Rate Of C-Sections Is Increasing By 30% Every Year

Trinity College Dublin more than one-third of first-time mothers are now giving birth by caesarean section in Ireland.

The rate of births by C-Section has risen by 30% every year over the past decade, according to a new study. 

Researchers at Trinity College in Dublin found more than one-third of first-time mothers are now giving birth by caesarean section in Ireland.

The study found there's been a steady rise, of over 30 per cent year on year, in caesarean birth rates over the last decade.

However, researchers at Trinity College in Dublin, say there's no evidence suggesting any additional benefits to mothers and babies, and the high C-Section rates are not in keeping with the expectations of pregnant women.

Sunita Panda, Assistant Professor in Midwifery, at Trinity College Dublin, and lead author of the study, says there's a fear-factor among doctors and nurses, who are recommending a C-Section in case patients take legal action if something goes wrong during a natural birth:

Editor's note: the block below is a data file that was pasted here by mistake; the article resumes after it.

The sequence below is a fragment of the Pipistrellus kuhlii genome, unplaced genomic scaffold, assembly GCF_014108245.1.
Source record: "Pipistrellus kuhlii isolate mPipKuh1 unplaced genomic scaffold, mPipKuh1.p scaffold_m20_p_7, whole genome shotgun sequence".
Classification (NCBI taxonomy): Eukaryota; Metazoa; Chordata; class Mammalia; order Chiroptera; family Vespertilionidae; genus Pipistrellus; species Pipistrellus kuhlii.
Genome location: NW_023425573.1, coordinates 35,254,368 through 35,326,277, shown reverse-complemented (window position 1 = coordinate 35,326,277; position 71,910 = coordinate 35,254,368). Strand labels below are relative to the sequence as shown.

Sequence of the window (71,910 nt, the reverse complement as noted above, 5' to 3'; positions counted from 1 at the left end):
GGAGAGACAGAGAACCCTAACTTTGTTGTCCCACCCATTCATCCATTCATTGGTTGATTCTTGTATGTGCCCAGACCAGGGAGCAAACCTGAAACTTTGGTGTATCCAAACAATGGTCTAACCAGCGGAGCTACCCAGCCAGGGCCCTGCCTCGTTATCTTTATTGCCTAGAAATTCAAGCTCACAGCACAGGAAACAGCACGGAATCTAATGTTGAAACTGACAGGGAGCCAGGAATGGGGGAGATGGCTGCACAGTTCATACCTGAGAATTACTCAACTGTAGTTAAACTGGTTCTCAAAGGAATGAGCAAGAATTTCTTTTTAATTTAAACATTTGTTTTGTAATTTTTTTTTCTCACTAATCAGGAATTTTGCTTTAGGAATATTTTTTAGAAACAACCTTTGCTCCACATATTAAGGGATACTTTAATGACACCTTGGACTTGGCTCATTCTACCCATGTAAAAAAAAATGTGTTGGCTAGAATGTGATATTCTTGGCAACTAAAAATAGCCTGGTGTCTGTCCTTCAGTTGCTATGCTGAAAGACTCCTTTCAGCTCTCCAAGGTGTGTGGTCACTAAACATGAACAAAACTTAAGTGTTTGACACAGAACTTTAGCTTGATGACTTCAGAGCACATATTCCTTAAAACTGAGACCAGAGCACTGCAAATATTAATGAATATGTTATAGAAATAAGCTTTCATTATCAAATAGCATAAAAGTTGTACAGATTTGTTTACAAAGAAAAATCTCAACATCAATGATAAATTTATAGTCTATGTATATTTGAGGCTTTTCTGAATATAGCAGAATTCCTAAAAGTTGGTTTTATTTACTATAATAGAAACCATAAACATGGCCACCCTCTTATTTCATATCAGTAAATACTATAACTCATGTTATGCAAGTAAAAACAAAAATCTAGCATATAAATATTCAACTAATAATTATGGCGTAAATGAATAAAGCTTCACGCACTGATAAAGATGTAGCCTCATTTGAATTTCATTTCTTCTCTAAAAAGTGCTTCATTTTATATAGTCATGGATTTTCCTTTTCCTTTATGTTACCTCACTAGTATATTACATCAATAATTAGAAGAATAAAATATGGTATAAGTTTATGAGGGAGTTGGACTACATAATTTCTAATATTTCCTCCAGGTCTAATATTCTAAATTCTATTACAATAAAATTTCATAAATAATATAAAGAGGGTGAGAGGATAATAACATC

Dr Krysia Lynch, Maternity care expert and Chair of the Association for Improvements to Maternity Services in Ireland, says pregnant women should be able to expect the same standard of care in all hospitals around the country:

The study of 20 obstetricians and 15 midwives in three maternity units in the Republic of Ireland, found ambiguity around induced labour is major contributing factor rising C-Section rates, while women's requests may not be an influencing the decision-making for C-sections for first-time mothers.
 

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